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The science and research industry in the UK will not be negatively affected by Brexit, Bill Gates has predicted.
Speaking during a plenary on leadership in science and innovation at the Grand Challenge Annual Meeting - a conference attended by more than 1,000 scientists - the Microsoft founder added he believed there was already a stronger research relationship between the UK and the US, than between the UK and other European Union countries.
The billionaire continued that more needed to be done to draw in developing nations and their institutions when researching diseases as often they provided links to where preventable illnesses are.
While the 60-year-old did concede there was "some uncertainty" about exactly how collaborations between different countries would take place post-Brexit, he added he believed "the basic strengths of the institutions that are here and the opportunities that exist will overcome the uncertainties we have".
Speaking in London, Mr Gates stressed that Brexit negotiations should ensure the ability of scientists to move around easily and that funding should be guaranteed once that from the EU ends.
The public and private sectors need to work together more closely in eradicating diseases, Bill Gates has said.
Speaking during a plenary on leadership in science and innovation at the Grand Challenge Annual Meeting, the Microsoft founder said the issue was that the private sector was good at developing drugs over a long-term as these could be marketed, while the public sector was good at responding to pandemics, something less financially beneficial to the private sector.
The billionaire highlighted the Zika virus as a good case of the two sectors working well together, arguing that more collaborative work such as this would be beneficial.
The private sector and the public sector need to work together more to tackle issues such as clean energy and climate change, Bill Gates has said.
The "boundary" between the two sectors is somewhere where more work on cheap, clean energy should be focused, the billionaire added.
Speaking during a plenary on leadership in science and innovation at the Grand Challenge Annual Meeting, the Microsoft founder said that more "high risk" private investors needed to fund "energy breakthroughs" so that developing countries could become electrified with cheap energy without having a negative impact on the environment.
The UK is "world-class" in producing scientific talent, Bill Gates has said.
The Microsoft billionaire and philanthropist praised universities in the UK such as Oxford, Imperial College, the Liverpool School of Tropical Medicine, and the London School of Hygiene and Tropical Medicine and the research they do into preventable diseases.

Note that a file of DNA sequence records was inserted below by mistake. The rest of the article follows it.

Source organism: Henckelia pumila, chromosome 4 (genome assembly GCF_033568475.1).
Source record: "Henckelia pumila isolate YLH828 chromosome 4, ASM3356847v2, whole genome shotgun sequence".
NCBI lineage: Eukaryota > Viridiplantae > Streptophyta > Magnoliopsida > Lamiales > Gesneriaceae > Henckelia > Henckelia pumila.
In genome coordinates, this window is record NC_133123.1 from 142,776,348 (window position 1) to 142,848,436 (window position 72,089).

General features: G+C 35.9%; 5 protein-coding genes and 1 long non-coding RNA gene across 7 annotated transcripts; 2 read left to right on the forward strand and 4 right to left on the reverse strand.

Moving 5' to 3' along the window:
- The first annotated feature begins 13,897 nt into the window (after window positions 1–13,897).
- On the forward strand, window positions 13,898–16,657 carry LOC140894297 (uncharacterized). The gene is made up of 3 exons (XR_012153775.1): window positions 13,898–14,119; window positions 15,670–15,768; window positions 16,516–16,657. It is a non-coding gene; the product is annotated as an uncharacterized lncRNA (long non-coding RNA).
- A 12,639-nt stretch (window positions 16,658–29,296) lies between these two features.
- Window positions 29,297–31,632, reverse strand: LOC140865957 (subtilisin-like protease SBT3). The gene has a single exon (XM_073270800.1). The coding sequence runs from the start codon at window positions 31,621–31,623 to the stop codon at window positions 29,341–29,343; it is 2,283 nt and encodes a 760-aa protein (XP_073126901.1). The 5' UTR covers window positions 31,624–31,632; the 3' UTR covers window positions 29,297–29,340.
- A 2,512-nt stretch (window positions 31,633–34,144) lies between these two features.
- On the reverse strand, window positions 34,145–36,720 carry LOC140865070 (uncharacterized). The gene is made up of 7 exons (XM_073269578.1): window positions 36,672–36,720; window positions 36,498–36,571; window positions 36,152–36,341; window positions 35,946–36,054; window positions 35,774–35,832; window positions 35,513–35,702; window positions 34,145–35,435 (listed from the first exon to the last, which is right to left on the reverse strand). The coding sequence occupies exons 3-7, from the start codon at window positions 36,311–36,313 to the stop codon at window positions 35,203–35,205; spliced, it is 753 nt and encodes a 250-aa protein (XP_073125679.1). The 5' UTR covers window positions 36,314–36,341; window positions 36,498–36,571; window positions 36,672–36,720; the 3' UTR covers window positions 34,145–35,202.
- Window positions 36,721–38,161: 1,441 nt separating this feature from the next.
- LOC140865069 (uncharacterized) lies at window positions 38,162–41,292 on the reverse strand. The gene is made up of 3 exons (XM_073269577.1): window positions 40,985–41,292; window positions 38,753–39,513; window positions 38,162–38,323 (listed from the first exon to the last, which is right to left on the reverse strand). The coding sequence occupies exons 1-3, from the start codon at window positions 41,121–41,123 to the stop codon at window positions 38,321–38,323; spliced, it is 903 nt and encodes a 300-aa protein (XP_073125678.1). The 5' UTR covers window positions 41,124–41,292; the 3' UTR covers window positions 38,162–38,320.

The 60-year-old also highlighted the Government's role in ensuring that at these universities scientists have the facilities to carry out "pioneering" and "amazing" work.
The support of the UK government in fighting global pandemics in vitally important, Bill Gates has said.
The Microsoft billionaire and philanthropist said the government has done an "amazing" job in ensuring the UK is "world-class" in scientific research, but stressed that the world needs more innovation.
"We have a chance that something as bad or worse than Zika and Ebola will come along and we can't build a wall against that - we simply need innovative science," Mr Gates said in a speech at the Grand Challenges Annual Meeting, a conference attended by more than 1,000 scientists.
He noted that British scientists such as Nick Hamon from the International Vector Control Consortium are helping to lead the way in developing new insecticides that will fight malaria-carrying mosquitoes.
The conference discussed the Coalition for Epidemic Preparedness Innovations (CEPI), which will work on vaccines against pathogens that have the potential to become epidemics.
CEPI will partner with a number of other institutions, including the Bill and Melinda Gates Foundation, the Wellcome Trust, the World Economic Forum, and the governments of Norway and India. It hopes to partner with the UK Vaccines Research Network, funded by the Department of Health.
Microsoft founder Bill Gates has said Britain is "stronger, more prosperous and more influential" inside the European Union.
In a letter to The Times the multi-millionaire, who has invested more than a billion dollars in the UK, also warned that after Brexit the UK would be a "significantly less attractive place to do business and invest".
Mr Gates said Britain's EU membership and access to the single market played a role in the decision to place Microsoft's research facilities in Cambridge.
While ultimately a matter for the British people to decide, it is clear to me that if Britain chooses to be outside of Europe, it will be a significantly less attractive place to do business and to invest.
It will be harder to find and recruit the best talent from across the Continent; talent which, in turn, creates jobs for people in the UK.
And, it would be harder to raise the investment needed for public goods such as new medicines and affordable clean energy solutions, for which we need the scale of collaboration, knowledge sharing, and financial backing that the combined strength of the EU provides.
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